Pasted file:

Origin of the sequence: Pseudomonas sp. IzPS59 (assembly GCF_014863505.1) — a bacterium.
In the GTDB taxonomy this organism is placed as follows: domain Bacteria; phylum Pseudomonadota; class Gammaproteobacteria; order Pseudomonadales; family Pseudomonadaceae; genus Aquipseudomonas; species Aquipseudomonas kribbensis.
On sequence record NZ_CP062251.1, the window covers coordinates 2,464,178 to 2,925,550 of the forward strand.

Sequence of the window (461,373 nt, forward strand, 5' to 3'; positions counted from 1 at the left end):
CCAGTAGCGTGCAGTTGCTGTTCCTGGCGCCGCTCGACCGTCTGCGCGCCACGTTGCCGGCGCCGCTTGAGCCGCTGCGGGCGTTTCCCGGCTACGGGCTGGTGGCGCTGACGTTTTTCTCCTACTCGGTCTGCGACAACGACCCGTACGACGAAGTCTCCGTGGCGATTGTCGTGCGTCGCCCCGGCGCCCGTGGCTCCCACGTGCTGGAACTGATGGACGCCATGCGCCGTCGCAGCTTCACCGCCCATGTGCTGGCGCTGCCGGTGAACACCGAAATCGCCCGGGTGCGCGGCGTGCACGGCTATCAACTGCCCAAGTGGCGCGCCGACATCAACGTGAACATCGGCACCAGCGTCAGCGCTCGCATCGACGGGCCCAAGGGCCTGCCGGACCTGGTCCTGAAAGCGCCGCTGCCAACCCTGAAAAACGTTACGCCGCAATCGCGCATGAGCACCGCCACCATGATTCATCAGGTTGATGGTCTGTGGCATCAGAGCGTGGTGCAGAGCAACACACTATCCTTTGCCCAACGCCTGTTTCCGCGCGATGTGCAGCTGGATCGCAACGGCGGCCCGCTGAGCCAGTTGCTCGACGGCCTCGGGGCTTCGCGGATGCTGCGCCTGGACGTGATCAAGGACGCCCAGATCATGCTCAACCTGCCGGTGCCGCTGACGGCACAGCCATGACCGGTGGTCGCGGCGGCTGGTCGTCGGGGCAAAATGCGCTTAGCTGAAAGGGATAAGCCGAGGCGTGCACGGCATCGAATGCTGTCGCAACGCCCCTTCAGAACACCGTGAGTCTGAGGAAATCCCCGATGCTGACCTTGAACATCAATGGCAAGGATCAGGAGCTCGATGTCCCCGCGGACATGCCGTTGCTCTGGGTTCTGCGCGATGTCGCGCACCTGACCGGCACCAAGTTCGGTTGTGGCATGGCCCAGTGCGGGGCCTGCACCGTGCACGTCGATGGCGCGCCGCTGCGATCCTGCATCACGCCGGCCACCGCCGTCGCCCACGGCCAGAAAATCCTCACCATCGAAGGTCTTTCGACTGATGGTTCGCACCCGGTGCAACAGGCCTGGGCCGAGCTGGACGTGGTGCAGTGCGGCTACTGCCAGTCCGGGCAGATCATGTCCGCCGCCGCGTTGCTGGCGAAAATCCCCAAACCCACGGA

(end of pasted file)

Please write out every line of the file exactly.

Origin of the sequence: Pseudomonas sp. IzPS59 (assembly GCF_014863505.1) — a bacterium.
In the GTDB taxonomy this organism is placed as follows: domain Bacteria; phylum Pseudomonadota; class Gammaproteobacteria; order Pseudomonadales; family Pseudomonadaceae; genus Aquipseudomonas; species Aquipseudomonas kribbensis.
On sequence record NZ_CP062251.1, the window covers coordinates 2,464,178 to 2,925,550 of the forward strand.

Sequence of the window (461,373 nt, forward strand, 5' to 3'; positions counted from 1 at the left end):
CCAGTAGCGTGCAGTTGCTGTTCCTGGCGCCGCTCGACCGTCTGCGCGCCACGTTGCCGGCGCCGCTTGAGCCGCTGCGGGCGTTTCCCGGCTACGGGCTGGTGGCGCTGACGTTTTTCTCCTACTCGGTCTGCGACAACGACCCGTACGACGAAGTCTCCGTGGCGATTGTCGTGCGTCGCCCCGGCGCCCGTGGCTCCCACGTGCTGGAACTGATGGACGCCATGCGCCGTCGCAGCTTCACCGCCCATGTGCTGGCGCTGCCGGTGAACACCGAAATCGCCCGGGTGCGCGGCGTGCACGGCTATCAACTGCCCAAGTGGCGCGCCGACATCAACGTGAACATCGGCACCAGCGTCAGCGCTCGCATCGACGGGCCCAAGGGCCTGCCGGACCTGGTCCTGAAAGCGCCGCTGCCAACCCTGAAAAACGTTACGCCGCAATCGCGCATGAGCACCGCCACCATGATTCATCAGGTTGATGGTCTGTGGCATCAGAGCGTGGTGCAGAGCAACACACTATCCTTTGCCCAACGCCTGTTTCCGCGCGATGTGCAGCTGGATCGCAACGGCGGCCCGCTGAGCCAGTTGCTCGACGGCCTCGGGGCTTCGCGGATGCTGCGCCTGGACGTGATCAAGGACGCCCAGATCATGCTCAACCTGCCGGTGCCGCTGACGGCACAGCCATGACCGGTGGTCGCGGCGGCTGGTCGTCGGGGCAAAATGCGCTTAGCTGAAAGGGATAAGCCGAGGCGTGCACGGCATCGAATGCTGTCGCAACGCCCCTTCAGAACACCGTGAGTCTGAGGAAATCCCCGATGCTGACCTTGAACATCAATGGCAAGGATCAGGAGCTCGATGTCCCCGCGGACATGCCGTTGCTCTGGGTTCTGCGCGATGTCGCGCACCTGACCGGCACCAAGTTCGGTTGTGGCATGGCCCAGTGCGGGGCCTGCACCGTGCACGTCGATGGCGCGCCGCTGCGATCCTGCATCACGCCGGCCACCGCCGTCGCCCACGGCCAGAAAATCCTCACCATCGAAGGTCTTTCGACTGATGGTTCGCACCCGGTGCAACAGGCCTGGGCCGAGCTGGACGTGGTGCAGTGCGGCTACTGCCAGTCCGGGCAGATCATGTCCGCCGCCGCGTTGCTGGCGAAAATCCCCAAACCCACGGA